In one of the first cases of its kind, LinkedIn seems to have been successful in putting someone out of a job, instead of helping them move up in their career.
When human resource executive John Flexman, 34, started to look around for new job opportunities, he took to professional networking site Linkedin to increase his profile.
He uploaded his CV and ticked the option “interested in career opportunities” like many curious employees interested in the job market.
However after his employers at BG group saw his profile, he was contacted on holiday and on his return, became locked in a dispute that ended in constructive dismissal from his £68,000 year job.
Flexman is now taking the gas exploration company to court to claim thousands in compensation in one of the first constructive dismissal cases that involves Linkedin.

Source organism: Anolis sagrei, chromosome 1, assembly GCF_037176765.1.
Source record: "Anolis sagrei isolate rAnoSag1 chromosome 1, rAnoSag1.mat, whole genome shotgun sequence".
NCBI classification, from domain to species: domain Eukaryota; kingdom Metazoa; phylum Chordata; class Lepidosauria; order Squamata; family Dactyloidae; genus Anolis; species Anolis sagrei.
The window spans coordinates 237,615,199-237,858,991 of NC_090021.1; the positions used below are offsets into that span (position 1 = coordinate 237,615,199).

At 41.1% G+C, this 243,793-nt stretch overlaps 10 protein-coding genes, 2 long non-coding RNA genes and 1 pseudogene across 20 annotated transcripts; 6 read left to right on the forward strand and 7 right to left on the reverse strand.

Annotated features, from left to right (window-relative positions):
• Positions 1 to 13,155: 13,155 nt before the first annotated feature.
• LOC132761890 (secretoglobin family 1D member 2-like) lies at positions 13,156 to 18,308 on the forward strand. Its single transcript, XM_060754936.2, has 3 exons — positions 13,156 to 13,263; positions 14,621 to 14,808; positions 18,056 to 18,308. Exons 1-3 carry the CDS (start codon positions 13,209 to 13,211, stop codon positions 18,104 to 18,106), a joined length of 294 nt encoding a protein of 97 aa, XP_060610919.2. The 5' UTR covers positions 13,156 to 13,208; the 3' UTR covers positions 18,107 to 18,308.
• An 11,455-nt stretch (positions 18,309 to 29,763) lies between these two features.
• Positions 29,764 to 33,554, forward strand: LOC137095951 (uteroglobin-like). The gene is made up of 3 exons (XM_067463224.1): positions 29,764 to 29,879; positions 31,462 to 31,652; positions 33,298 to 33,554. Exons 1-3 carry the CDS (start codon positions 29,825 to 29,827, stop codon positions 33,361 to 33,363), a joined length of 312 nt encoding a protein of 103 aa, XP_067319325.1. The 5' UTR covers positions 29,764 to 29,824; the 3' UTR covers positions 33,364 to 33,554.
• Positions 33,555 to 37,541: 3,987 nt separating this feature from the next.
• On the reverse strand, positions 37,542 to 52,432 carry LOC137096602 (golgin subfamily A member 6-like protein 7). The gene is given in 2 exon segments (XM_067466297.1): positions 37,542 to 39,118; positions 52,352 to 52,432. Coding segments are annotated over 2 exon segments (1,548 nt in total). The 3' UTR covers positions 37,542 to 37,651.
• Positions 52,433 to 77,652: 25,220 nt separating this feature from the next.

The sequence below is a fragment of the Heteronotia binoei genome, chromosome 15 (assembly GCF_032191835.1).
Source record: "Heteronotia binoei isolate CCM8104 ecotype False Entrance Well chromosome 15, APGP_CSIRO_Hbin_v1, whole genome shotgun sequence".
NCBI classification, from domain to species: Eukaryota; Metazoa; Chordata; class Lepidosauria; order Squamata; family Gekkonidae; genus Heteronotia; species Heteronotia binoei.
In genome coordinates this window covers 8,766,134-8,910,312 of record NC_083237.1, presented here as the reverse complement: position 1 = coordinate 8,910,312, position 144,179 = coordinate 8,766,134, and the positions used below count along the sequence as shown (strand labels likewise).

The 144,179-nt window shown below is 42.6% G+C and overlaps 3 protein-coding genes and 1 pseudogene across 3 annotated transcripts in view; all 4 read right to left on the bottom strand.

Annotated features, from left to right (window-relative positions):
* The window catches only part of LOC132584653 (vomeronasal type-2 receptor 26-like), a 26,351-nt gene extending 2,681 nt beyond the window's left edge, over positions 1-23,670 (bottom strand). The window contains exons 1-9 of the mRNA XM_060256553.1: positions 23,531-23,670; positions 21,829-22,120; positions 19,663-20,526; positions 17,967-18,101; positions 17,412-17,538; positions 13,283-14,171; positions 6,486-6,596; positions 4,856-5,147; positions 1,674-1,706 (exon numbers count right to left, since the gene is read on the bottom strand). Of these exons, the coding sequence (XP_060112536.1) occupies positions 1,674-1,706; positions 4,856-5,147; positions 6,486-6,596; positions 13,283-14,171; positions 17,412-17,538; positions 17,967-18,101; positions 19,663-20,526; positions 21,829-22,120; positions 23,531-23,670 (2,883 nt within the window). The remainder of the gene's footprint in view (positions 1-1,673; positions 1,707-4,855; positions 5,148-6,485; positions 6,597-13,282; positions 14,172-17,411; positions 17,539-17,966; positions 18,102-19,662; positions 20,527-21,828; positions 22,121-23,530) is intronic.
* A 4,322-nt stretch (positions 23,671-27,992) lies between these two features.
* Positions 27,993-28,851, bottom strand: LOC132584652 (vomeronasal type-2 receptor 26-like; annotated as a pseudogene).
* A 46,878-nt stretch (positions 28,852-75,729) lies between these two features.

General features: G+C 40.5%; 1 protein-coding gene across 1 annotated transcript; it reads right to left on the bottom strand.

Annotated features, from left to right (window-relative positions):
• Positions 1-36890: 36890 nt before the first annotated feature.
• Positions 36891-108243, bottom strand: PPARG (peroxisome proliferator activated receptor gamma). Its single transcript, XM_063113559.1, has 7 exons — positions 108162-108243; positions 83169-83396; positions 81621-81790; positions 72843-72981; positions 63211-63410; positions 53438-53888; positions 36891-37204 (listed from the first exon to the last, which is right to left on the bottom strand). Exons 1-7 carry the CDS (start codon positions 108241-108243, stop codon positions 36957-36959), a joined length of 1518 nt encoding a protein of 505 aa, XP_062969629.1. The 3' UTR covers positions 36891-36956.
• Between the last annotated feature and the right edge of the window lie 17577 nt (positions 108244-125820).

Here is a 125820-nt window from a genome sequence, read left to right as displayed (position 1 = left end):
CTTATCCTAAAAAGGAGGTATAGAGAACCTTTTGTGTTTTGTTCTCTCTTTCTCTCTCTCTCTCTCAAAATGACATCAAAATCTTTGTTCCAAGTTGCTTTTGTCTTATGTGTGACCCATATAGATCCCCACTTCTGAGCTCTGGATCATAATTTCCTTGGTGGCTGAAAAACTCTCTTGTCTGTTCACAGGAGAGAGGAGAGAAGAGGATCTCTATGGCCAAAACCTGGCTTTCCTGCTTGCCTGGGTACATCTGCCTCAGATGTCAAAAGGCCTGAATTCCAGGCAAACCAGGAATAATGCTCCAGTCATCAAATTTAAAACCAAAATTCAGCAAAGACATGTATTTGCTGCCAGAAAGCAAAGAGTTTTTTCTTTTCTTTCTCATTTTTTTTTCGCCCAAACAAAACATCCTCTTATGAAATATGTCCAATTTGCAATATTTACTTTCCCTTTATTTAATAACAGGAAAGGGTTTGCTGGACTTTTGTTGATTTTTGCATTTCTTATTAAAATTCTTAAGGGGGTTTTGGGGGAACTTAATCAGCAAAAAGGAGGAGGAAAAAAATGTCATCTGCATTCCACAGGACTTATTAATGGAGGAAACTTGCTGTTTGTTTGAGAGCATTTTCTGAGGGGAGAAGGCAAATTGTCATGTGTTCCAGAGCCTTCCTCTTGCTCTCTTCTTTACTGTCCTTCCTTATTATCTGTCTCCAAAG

BG Group claim that they introduced a new company policy instructing employees not to tick the “career opportunities” box. By ticking that box, Flexman had committed “inappropriate use of social media.” Additionally the FTSE listed company claim that his CV disclosed private details of the company’s structure.
Flexman claims that he was forced to resign because his CV was uploaded rather than because he ticked the career opportunities box. and refutes the claim that any untoward details were revealed on his résumé.
It is an interesting issue for the eight million users of the professional network in the UK, many of whom browse the site for job postings and connect with potential employers.
“We welcome the opportunity to present our case at the tribunal, the appropriate forum," a spokesman for BG Group said.
"We will defend our position but do not wish to pre-empt the tribunal’s ruling by commenting further."
The hearing at Reading Crown Court continues.
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